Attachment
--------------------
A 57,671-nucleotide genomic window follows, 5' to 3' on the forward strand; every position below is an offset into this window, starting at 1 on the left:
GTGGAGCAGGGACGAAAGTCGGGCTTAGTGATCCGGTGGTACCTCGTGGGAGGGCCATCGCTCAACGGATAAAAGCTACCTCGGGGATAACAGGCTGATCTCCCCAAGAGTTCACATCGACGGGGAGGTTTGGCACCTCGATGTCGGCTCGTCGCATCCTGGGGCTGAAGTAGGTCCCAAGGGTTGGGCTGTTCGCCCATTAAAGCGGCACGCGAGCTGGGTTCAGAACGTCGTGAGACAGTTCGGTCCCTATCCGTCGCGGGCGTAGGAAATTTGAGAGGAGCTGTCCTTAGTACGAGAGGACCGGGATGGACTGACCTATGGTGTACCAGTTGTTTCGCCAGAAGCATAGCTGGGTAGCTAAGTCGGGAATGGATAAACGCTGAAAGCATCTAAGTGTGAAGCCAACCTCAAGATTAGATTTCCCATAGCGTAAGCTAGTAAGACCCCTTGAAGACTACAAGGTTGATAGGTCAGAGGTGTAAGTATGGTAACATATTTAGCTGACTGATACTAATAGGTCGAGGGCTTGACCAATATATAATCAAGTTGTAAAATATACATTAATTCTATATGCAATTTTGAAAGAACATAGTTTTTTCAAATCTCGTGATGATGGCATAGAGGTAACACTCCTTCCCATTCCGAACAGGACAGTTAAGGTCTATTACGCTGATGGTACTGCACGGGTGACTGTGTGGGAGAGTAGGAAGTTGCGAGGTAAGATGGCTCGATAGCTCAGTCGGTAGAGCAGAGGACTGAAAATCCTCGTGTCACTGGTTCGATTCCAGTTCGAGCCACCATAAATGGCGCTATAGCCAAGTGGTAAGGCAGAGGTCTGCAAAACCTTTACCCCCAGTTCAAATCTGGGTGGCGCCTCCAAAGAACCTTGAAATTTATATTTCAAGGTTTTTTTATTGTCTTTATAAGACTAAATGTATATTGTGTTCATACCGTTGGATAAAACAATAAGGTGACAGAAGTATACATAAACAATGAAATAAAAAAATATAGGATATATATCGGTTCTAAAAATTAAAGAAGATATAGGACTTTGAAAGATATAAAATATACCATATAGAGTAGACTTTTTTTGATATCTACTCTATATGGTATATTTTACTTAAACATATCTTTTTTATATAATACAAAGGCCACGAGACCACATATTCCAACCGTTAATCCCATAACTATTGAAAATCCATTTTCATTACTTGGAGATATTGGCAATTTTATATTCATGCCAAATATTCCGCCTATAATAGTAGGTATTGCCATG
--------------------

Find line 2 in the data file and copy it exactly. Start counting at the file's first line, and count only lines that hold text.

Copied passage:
GTGGAGCAGGGACGAAAGTCGGGCTTAGTGATCCGGTGGTACCTCGTGGGAGGGCCATCGCTCAACGGATAAAAGCTACCTCGGGGATAACAGGCTGATCTCCCCAAGAGTTCACATCGACGGGGAGGTTTGGCACCTCGATGTCGGCTCGTCGCATCCTGGGGCTGAAGTAGGTCCCAAGGGTTGGGCTGTTCGCCCATTAAAGCGGCACGCGAGCTGGGTTCAGAACGTCGTGAGACAGTTCGGTCCCTATCCGTCGCGGGCGTAGGAAATTTGAGAGGAGCTGTCCTTAGTACGAGAGGACCGGGATGGACTGACCTATGGTGTACCAGTTGTTTCGCCAGAAGCATAGCTGGGTAGCTAAGTCGGGAATGGATAAACGCTGAAAGCATCTAAGTGTGAAGCCAACCTCAAGATTAGATTTCCCATAGCGTAAGCTAGTAAGACCCCTTGAAGACTACAAGGTTGATAGGTCAGAGGTGTAAGTATGGTAACATATTTAGCTGACTGATACTAATAGGTCGAGGGCTTGACCAATATATAATCAAGTTGTAAAATATACATTAATTCTATATGCAATTTTGAAAGAACATAGTTTTTTCAAATCTCGTGATGATGGCATAGAGGTAACACTCCTTCCCATTCCGAACAGGACAGTTAAGGTCTATTACGCTGATGGTACTGCACGGGTGACTGTGTGGGAGAGTAGGAAGTTGCGAGGTAAGATGGCTCGATAGCTCAGTCGGTAGAGCAGAGGACTGAAAATCCTCGTGTCACTGGTTCGATTCCAGTTCGAGCCACCATAAATGGCGCTATAGCCAAGTGGTAAGGCAGAGGTCTGCAAAACCTTTACCCCCAGTTCAAATCTGGGTGGCGCCTCCAAAGAACCTTGAAATTTATATTTCAAGGTTTTTTTATTGTCTTTATAAGACTAAATGTATATTGTGTTCATACCGTTGGATAAAACAATAAGGTGACAGAAGTATACATAAACAATGAAATAAAAAAATATAGGATATATATCGGTTCTAAAAATTAAAGAAGATATAGGACTTTGAAAGATATAAAATATACCATATAGAGTAGACTTTTTTTGATATCTACTCTATATGGTATATTTTACTTAAACATATCTTTTTTATATAATACAAAGGCCACGAGACCACATATTCCAACCGTTAATCCCATAACTATTGAAAATCCATTTTCATTACTTGGAGATATTGGCAATTTTATATTCATGCCAAATATTCCGCCTATAATAGTAGGTATTGCCATG